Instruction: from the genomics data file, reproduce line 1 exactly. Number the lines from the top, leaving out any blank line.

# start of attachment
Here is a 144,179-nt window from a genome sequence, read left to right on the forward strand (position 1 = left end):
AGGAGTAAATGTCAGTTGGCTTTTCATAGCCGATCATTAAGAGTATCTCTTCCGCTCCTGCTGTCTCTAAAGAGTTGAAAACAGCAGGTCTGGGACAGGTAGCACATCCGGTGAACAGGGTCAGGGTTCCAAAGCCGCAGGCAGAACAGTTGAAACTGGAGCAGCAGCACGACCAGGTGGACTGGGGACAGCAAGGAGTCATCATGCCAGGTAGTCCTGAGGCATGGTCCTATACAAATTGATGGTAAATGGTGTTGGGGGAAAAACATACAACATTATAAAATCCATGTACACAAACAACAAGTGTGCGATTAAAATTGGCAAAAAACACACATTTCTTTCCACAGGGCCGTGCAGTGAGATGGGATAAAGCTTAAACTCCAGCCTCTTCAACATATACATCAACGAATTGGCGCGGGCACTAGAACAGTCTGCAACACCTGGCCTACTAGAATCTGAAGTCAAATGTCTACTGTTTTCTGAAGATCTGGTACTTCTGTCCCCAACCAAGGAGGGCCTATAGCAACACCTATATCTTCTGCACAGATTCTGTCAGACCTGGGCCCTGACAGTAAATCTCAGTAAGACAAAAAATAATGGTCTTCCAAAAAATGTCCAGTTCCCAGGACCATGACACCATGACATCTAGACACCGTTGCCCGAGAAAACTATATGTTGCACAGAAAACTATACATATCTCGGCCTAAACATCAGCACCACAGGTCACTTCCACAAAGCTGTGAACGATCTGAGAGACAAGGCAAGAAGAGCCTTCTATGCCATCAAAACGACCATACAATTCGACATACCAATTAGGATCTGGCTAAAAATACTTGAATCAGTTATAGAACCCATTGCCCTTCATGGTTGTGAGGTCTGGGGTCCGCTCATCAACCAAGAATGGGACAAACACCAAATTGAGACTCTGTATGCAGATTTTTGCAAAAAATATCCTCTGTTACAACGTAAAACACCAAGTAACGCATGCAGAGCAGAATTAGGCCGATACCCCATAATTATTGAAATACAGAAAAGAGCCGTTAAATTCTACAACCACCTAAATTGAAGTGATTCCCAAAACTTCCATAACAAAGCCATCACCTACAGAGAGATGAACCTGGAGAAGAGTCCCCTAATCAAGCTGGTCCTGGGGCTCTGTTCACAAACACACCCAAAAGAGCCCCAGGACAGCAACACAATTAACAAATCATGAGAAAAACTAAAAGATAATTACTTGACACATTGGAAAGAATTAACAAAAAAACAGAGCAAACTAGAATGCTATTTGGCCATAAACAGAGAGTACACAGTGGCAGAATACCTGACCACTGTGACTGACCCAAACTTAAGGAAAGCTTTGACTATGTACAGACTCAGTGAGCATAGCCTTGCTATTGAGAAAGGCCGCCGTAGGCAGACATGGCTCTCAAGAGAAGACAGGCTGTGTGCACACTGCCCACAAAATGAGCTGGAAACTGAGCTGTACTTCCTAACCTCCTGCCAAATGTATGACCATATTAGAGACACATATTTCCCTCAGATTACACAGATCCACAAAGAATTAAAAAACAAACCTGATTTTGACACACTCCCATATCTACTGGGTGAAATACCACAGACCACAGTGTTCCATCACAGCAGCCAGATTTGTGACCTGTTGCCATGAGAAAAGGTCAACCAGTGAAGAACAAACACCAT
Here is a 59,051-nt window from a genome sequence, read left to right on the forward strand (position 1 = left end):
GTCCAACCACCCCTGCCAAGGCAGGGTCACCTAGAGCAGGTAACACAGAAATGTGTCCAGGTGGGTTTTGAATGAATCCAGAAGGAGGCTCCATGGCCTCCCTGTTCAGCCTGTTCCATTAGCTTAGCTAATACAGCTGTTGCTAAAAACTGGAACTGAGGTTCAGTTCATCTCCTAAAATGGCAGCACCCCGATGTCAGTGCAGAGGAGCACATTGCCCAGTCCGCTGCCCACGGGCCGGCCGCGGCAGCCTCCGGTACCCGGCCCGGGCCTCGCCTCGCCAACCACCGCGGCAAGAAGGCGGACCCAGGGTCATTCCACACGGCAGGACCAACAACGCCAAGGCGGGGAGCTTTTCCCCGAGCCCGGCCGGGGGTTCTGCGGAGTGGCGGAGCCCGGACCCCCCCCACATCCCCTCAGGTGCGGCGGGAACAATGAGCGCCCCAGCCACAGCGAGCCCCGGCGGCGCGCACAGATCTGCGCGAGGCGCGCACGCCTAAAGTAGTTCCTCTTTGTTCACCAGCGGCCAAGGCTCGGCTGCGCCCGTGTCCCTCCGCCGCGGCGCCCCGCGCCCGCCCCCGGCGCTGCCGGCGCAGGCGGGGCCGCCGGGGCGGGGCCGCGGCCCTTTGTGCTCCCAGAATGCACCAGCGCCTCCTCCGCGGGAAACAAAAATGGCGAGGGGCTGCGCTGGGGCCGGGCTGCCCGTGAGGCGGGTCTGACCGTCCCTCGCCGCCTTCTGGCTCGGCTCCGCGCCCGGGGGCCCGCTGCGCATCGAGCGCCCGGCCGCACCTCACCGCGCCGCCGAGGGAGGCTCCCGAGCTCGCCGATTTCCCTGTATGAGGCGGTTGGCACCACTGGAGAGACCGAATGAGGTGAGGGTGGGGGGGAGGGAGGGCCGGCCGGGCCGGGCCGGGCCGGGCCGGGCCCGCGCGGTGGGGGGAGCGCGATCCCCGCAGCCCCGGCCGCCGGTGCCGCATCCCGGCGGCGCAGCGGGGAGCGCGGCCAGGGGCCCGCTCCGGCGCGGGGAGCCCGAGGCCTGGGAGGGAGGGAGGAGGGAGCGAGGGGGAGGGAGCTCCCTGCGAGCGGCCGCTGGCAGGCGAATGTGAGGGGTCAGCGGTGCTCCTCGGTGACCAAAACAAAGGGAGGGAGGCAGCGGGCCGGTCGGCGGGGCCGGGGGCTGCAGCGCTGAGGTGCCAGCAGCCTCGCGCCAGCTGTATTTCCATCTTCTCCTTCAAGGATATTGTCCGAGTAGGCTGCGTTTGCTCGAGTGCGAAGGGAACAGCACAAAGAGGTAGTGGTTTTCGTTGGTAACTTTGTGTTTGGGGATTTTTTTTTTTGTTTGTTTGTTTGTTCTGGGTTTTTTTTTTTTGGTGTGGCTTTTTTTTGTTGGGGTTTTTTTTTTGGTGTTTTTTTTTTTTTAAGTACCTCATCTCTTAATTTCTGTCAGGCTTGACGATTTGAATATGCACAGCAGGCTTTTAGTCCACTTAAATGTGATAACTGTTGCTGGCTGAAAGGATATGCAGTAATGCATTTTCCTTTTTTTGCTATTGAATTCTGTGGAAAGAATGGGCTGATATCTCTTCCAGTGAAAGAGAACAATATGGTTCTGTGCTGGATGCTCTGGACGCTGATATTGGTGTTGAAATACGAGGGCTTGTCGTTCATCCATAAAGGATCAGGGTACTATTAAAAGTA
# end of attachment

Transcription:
Here is a 144,179-nt window from a genome sequence, read left to right on the forward strand (position 1 = left end):